bit in SPCTLx (0 = RX, 1 = TX) determines whether the receive or transmit
register for the SPORT becomes active.
The SPORT DMA channels are assigned higher priority than all other
DMA channels (for example, the SPI port and the parallel port) because of
their relatively low service rate and their inability to hold off incoming
data. Having higher priority causes the SPORT DMA transfers to be performed first when multiple DMA requests occur in the same cycle.
Although the DMA transfers are performed with 32-bit words, serial ports
can handle word sizes from 3 to 32 bits, with 8 to 32 bits for I2S mode. If
serial words are 16 bits or smaller, they can be packed into 32-bit words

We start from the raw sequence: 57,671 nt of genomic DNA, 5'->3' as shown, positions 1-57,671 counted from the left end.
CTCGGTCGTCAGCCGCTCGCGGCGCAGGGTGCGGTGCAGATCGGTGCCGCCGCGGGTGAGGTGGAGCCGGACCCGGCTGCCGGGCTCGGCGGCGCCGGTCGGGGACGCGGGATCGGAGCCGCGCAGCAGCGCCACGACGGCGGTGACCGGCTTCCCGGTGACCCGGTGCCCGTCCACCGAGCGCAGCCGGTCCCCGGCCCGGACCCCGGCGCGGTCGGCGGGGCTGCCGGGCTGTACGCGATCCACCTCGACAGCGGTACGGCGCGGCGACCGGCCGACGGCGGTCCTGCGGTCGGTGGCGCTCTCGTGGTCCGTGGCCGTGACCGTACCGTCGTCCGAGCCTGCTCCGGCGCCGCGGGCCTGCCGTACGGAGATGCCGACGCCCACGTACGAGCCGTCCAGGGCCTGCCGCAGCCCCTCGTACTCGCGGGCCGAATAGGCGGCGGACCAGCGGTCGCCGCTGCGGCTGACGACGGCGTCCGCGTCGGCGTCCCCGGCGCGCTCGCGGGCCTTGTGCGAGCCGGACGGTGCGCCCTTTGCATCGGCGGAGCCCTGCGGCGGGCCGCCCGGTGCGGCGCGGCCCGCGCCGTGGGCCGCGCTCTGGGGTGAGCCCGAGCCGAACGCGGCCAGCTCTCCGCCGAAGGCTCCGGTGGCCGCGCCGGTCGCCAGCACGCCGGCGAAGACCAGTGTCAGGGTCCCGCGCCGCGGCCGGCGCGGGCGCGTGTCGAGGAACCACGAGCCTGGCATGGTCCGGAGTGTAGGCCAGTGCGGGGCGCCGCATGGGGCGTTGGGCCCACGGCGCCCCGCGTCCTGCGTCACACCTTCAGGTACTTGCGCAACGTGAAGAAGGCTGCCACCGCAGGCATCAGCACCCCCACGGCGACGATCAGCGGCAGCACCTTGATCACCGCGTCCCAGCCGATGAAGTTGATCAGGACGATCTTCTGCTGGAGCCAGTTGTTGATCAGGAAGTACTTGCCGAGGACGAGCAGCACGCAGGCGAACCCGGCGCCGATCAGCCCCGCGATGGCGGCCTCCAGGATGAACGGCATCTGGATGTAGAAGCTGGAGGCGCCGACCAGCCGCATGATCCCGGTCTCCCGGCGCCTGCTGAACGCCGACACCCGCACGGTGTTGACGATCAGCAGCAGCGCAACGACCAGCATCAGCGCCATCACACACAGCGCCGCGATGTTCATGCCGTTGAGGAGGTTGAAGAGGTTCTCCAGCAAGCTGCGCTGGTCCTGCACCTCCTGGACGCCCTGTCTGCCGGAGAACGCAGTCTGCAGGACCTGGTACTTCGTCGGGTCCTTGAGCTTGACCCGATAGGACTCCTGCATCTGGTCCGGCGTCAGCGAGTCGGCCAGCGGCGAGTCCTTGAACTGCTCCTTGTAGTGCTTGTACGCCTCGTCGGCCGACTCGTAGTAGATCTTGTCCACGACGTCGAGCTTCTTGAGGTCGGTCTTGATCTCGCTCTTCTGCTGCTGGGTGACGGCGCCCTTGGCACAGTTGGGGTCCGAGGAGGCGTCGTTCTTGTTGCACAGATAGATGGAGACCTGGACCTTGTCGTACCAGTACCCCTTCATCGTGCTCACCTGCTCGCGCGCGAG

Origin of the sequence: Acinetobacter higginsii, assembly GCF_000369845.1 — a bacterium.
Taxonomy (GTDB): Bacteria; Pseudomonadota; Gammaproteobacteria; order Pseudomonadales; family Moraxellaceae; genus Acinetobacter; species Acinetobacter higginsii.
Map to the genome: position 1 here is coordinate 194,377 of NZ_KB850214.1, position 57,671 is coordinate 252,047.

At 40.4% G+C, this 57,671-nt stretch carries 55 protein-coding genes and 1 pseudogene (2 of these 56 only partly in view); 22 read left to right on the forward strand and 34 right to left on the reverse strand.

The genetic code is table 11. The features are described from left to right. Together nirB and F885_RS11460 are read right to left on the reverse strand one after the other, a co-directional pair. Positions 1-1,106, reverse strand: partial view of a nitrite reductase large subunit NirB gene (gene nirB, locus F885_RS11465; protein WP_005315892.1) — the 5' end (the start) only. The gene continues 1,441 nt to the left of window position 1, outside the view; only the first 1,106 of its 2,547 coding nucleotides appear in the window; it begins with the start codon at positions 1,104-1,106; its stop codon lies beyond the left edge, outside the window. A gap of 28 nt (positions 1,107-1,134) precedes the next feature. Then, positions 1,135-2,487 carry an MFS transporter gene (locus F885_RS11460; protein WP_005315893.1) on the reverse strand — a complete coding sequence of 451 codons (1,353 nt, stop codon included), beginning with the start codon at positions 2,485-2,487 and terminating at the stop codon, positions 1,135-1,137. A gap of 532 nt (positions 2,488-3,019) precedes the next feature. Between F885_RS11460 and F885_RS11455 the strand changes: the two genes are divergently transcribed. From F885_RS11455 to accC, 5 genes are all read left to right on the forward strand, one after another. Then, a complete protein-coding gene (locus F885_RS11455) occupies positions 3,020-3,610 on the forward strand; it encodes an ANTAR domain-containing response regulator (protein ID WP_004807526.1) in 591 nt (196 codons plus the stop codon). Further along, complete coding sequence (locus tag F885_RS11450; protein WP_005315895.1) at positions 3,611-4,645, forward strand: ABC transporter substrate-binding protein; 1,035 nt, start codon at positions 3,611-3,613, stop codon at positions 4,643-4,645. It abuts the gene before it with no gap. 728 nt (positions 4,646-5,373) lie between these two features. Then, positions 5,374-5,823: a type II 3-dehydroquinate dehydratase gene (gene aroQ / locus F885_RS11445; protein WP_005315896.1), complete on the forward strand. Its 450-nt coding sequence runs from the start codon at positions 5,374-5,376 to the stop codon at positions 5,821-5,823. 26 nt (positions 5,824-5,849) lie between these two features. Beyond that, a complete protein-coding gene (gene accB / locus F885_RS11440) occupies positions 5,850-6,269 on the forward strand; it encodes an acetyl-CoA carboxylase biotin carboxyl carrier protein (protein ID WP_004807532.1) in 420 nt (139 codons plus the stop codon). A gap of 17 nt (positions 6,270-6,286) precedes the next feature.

for each DMA transfer. DMA transfers are configured using the PACK bit
in the SPCTLx Control registers. When serial port data packing is enabled
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Moving Data Between SPORTS and Internal Memory
(PACK = 1), the transmit and receive interrupts are generated for the 32-bit
packed words, not for each 16-bit word.
The following sections present an overview of serial port DMA operations;
additional details are covered in the“Memory” in Chapter 5, Memory.
• For information on SPORT DMA Channel Setup, see “Selecting
Transmit and Receive Channel Order (FRFS)” on page 9-16.
• For information on SPORT DMA Parameter Registers, see “Selecting Transmit and Receive Channel Order (FRFS)” on page 9-16.
• For information on SPORT DMA Chaining, see “SPORT DMA
Chaining” on page 9-73.
Setting Up DMA on SPORT Channels
Each SPORT DMA channel has an Enable bit (SDEN_A and SDEN_B) in its
Control register. When DMA is disabled for a particular channel,
the SPORT generates an interrupt every time it receives a data word or